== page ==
Legal Oklahoma Gambling

Oklahoma Gambling

Oklahoma has a diverse range of legal gambling options. It all began in 1982 with horse racing. Ten years later, charitable gaming was approved by voters. In 2004, ballot initiatives that authorized tribal casinos and a state lottery passed.

Legal online gambling in Oklahoma is limited to horse racing betting via websites and mobile apps that are open to customers 18 or older. Daily fantasy sports sites are tolerated but not expressly legal, and the same goes for games of skill played for money online.

Overview of Legal OK Gambling Options:

  • Horse racing betting: Trackside, off-track betting parlors (OTBs) and online
  • Lottery: Scratch-off and lotto sales at retailers
  • Slots, video poker and table games: Only on tribal land
  • Bingo and raffles: Only at registered charities
  • Poker: At tribal casinos
  • Daily fantasy sports: Not regulated, but major DFS sites accept Oklahomans

Legal Oklahoma Gambling Sites

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21+ and present in OK. T&Cs Apply. Gambling Problem? Call 1-800-522-4700.

Oklahoma Online Gambling

Mobile racing betting is the only form of online gambling that is expressly legal in Oklahoma. Major horse racing sites headquartered in the United States accept Oklahoma customers and offer wagering on horse races held around the country.

The best legal racing betting sites in Oklahoma include:

Daily fantasy sports sites also operate in Oklahoma, although it is debatable if we can fairly call such sites “gambling” considering the sizable skill element involved in daily fantasy. Wherever you stand on that whole debate, the big fantasy sites are all active in Oklahoma:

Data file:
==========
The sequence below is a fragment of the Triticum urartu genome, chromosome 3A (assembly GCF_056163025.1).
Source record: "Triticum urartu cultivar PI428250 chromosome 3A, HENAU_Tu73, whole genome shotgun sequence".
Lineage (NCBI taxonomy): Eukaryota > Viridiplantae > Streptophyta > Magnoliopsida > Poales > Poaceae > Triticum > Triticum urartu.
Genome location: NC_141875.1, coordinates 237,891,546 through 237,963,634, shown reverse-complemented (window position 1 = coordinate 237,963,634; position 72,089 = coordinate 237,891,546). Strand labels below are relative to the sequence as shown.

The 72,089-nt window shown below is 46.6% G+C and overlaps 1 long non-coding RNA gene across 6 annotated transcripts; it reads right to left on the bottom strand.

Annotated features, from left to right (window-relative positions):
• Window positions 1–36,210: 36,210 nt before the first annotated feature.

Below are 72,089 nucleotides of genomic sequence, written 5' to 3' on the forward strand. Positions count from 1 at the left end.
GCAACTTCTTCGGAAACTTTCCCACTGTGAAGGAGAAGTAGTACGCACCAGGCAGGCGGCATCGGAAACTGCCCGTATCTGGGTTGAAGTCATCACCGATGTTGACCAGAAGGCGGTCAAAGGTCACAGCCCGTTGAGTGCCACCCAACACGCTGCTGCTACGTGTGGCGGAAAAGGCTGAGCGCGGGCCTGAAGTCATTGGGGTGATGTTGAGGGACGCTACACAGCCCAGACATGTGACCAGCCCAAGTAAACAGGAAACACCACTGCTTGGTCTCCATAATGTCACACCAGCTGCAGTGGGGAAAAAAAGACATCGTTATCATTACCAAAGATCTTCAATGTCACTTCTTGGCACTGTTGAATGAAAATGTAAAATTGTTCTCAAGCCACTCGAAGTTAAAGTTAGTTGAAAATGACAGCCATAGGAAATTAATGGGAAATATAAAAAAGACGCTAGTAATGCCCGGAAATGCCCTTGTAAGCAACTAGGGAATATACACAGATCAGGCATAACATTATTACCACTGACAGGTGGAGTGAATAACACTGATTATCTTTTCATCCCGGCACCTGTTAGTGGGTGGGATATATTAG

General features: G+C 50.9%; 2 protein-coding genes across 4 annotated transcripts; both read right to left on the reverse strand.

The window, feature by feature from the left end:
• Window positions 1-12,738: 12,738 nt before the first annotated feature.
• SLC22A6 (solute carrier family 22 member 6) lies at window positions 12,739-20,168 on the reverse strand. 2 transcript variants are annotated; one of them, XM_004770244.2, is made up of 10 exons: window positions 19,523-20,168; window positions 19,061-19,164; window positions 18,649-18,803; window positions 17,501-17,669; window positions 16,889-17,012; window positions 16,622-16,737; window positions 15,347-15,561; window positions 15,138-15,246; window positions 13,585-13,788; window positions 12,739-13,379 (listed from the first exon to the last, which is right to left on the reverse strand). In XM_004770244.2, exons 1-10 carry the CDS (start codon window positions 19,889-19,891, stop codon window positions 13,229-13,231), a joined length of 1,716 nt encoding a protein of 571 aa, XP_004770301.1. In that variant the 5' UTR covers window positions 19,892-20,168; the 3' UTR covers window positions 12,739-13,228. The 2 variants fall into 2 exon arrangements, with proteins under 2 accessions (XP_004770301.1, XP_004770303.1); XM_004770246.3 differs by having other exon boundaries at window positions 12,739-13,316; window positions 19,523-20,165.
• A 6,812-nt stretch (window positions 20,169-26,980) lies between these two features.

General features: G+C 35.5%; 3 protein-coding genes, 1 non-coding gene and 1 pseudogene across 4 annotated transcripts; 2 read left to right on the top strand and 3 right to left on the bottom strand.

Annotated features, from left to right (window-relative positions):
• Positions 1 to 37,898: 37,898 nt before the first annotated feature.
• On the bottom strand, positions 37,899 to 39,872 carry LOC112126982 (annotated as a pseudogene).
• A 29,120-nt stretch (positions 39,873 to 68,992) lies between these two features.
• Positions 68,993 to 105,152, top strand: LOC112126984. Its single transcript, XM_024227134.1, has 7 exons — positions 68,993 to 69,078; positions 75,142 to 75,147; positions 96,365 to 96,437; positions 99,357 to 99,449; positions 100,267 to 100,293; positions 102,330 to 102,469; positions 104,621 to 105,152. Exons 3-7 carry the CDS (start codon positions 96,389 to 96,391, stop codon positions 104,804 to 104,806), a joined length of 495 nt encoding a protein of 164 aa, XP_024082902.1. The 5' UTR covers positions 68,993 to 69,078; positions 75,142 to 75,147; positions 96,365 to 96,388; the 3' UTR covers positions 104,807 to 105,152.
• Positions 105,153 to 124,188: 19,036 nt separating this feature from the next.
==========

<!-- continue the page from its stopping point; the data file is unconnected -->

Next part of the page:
• FanDuel
  • DraftKings

Oklahoma Online Gambling Law

Oklahoma gambling laws do not specifically mention online gambling, but there are good reasons to believe it is illegal to participate in unauthorized gambling.

21 OK Stat § 21-942 outlines a broad prohibition on participating in gambling:

“Any person who bets or plays at any of said prohibited games, or who shall bet or play at any games whatsoever, for money, property, checks, credits or other representatives of value with cards, dice or any other device which may be adapted to or used in playing any game of chance or in which chance is a material element, shall be guilty of a misdemeanor, and upon conviction thereof shall be punished by a fine of not less than Twenty-five Dollars ($25.00), nor more than One Hundred Dollars ($100.00), or by imprisonment in the county jail for a term of not less than one (1) day, nor more than thirty (30) days, or by both such fine and imprisonment.”

Although there is no specific mention of online gambling, it would not be a stretch to apply that law to an individual caught visiting an offshore sportsbook or poker site. Law enforcement seems to have other priorities, but speaking from a strictly legal sense, Oklahoma law is not friendly to unlicensed online gambling.

Oklahoma Casinos

Land-based casinos in Oklahoma are located on tribal territory and are operated by 31 different tribes. There are more than 130 casinos in operation across the state, ranging in size from small slot parlors to full-service destination resorts.

Currently, compacts between the state and each gaming tribe permit casinos to offer:

  • Electronic bingo games
  • Electronic amusement games
  • Electronic instant bingo games
  • Non-house-banked card games

According to the OK Gaming Compliance Unit, 34 of the state’s 38 federally-recognized tribes have gaming compacts with the state to operate Class III gaming. The Oklahoma casino industry is in great health today, with more than 72,000 slots and resort casinos housing more than 5,000 rooms across the state.

The National Indian Gaming Commission lists 142 total facilities in its most up-to-date list of Oklahoma casinos:

Oklahoma Tribal Casino Law

Tribal gaming came to Oklahoma in the early 90s in the form of Class II games (bingo, bingo machines and non-house-banked card games such as poker). Oklahoma casinos at the time were small operations compared to what they would become over the next two decades.